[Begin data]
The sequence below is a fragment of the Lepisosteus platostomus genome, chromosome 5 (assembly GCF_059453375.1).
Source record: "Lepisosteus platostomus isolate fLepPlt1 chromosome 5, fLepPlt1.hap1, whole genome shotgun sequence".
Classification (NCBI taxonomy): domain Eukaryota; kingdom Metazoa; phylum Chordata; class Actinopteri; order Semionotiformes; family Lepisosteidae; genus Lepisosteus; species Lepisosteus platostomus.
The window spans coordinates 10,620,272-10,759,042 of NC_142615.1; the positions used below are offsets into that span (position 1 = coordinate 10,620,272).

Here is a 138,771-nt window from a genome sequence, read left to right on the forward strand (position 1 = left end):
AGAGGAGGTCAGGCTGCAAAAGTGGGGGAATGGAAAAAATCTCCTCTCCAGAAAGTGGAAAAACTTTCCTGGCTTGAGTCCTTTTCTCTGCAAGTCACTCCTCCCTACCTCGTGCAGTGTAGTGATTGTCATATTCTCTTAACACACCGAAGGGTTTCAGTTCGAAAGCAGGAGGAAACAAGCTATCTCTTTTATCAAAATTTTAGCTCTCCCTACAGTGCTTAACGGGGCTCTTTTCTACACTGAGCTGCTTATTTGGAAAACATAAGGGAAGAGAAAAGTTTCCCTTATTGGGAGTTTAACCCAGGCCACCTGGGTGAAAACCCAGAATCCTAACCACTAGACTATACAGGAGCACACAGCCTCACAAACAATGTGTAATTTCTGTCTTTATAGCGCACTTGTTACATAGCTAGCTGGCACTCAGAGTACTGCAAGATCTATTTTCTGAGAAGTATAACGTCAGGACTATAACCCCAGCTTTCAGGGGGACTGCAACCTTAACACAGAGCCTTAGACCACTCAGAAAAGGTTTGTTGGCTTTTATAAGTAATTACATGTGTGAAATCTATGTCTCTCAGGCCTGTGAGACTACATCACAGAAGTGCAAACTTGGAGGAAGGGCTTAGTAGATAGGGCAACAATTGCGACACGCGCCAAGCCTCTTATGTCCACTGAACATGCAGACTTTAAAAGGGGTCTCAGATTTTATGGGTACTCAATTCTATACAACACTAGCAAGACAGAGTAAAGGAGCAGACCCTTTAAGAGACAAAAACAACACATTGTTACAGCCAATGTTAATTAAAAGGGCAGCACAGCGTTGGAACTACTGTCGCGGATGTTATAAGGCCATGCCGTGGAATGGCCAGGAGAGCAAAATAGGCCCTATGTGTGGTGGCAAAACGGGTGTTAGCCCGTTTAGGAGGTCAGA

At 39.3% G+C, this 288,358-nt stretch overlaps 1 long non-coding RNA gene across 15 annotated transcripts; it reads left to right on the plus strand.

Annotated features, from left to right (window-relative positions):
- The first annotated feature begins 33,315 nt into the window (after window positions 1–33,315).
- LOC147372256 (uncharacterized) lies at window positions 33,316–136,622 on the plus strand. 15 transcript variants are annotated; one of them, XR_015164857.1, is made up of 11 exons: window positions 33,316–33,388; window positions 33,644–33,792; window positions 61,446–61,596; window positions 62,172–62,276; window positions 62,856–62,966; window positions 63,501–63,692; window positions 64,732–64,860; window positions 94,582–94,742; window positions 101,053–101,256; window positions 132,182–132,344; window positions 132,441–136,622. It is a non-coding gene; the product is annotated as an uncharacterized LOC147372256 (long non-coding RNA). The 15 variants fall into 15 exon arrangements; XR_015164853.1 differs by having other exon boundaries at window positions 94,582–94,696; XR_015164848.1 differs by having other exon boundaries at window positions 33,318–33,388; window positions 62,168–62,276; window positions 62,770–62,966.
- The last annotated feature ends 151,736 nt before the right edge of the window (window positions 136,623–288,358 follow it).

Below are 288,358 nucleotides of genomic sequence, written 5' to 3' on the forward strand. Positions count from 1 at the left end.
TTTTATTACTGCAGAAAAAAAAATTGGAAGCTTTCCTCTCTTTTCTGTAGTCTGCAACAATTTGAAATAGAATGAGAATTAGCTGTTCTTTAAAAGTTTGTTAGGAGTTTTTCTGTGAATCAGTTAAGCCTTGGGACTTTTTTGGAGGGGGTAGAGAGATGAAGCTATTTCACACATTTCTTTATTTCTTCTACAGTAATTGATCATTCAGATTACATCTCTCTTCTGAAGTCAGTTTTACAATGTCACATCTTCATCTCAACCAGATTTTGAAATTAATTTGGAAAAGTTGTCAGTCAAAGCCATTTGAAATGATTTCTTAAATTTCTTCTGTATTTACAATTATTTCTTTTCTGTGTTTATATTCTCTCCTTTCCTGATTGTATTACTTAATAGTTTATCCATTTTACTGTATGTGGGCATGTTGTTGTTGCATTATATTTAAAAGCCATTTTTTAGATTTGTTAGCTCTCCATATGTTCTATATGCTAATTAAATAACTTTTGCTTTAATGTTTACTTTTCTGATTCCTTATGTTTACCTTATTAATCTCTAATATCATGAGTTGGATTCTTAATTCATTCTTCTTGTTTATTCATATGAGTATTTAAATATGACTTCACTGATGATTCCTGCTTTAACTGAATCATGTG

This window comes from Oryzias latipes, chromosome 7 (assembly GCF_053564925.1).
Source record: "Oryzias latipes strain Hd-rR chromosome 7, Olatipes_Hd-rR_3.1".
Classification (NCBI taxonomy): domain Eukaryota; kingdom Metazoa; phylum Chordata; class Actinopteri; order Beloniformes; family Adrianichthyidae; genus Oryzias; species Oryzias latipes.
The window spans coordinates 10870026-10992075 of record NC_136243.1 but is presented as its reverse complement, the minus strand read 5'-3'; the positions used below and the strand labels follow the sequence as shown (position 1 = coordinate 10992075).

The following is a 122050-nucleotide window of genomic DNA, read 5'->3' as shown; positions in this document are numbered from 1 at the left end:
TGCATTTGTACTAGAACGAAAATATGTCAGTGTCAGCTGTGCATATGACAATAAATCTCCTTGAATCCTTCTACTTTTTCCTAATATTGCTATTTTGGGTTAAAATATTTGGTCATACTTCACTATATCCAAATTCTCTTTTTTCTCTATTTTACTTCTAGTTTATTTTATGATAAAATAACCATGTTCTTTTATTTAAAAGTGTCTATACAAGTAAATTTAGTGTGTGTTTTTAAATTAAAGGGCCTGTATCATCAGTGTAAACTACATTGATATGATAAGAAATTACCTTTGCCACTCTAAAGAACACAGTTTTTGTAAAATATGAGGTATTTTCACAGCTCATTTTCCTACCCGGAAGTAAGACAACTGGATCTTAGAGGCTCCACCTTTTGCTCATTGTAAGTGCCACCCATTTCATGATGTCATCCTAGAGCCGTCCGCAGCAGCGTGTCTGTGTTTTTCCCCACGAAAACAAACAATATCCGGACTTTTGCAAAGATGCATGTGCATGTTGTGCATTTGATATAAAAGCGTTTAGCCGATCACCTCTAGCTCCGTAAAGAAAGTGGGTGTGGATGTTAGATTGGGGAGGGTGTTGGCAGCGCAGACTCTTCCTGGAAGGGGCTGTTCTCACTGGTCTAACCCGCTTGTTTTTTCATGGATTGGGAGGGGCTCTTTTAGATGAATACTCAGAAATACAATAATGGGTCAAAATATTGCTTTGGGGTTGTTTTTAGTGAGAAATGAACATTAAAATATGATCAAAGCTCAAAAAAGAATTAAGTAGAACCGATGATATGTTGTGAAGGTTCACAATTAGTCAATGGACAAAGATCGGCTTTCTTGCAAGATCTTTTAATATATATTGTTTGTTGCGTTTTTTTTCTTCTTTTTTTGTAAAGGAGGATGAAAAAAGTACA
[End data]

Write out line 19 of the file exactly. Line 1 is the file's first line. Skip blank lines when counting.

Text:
TGCATTTGTACTAGAACGAAAATATGTCAGTGTCAGCTGTGCATATGACAATAAATCTCCTTGAATCCTTCTACTTTTTCCTAATATTGCTATTTTGGGTTAAAATATTTGGTCATACTTCACTATATCCAAATTCTCTTTTTTCTCTATTTTACTTCTAGTTTATTTTATGATAAAATAACCATGTTCTTTTATTTAAAAGTGTCTATACAAGTAAATTTAGTGTGTGTTTTTAAATTAAAGGGCCTGTATCATCAGTGTAAACTACATTGATATGATAAGAAATTACCTTTGCCACTCTAAAGAACACAGTTTTTGTAAAATATGAGGTATTTTCACAGCTCATTTTCCTACCCGGAAGTAAGACAACTGGATCTTAGAGGCTCCACCTTTTGCTCATTGTAAGTGCCACCCATTTCATGATGTCATCCTAGAGCCGTCCGCAGCAGCGTGTCTGTGTTTTTCCCCACGAAAACAAACAATATCCGGACTTTTGCAAAGATGCATGTGCATGTTGTGCATTTGATATAAAAGCGTTTAGCCGATCACCTCTAGCTCCGTAAAGAAAGTGGGTGTGGATGTTAGATTGGGGAGGGTGTTGGCAGCGCAGACTCTTCCTGGAAGGGGCTGTTCTCACTGGTCTAACCCGCTTGTTTTTTCATGGATTGGGAGGGGCTCTTTTAGATGAATACTCAGAAATACAATAATGGGTCAAAATATTGCTTTGGGGTTGTTTTTAGTGAGAAATGAACATTAAAATATGATCAAAGCTCAAAAAAGAATTAAGTAGAACCGATGATATGTTGTGAAGGTTCACAATTAGTCAATGGACAAAGATCGGCTTTCTTGCAAGATCTTTTAATATATATTGTTTGTTGCGTTTTTTTTCTTCTTTTTTTGTAAAGGAGGATGAAAAAAGTACA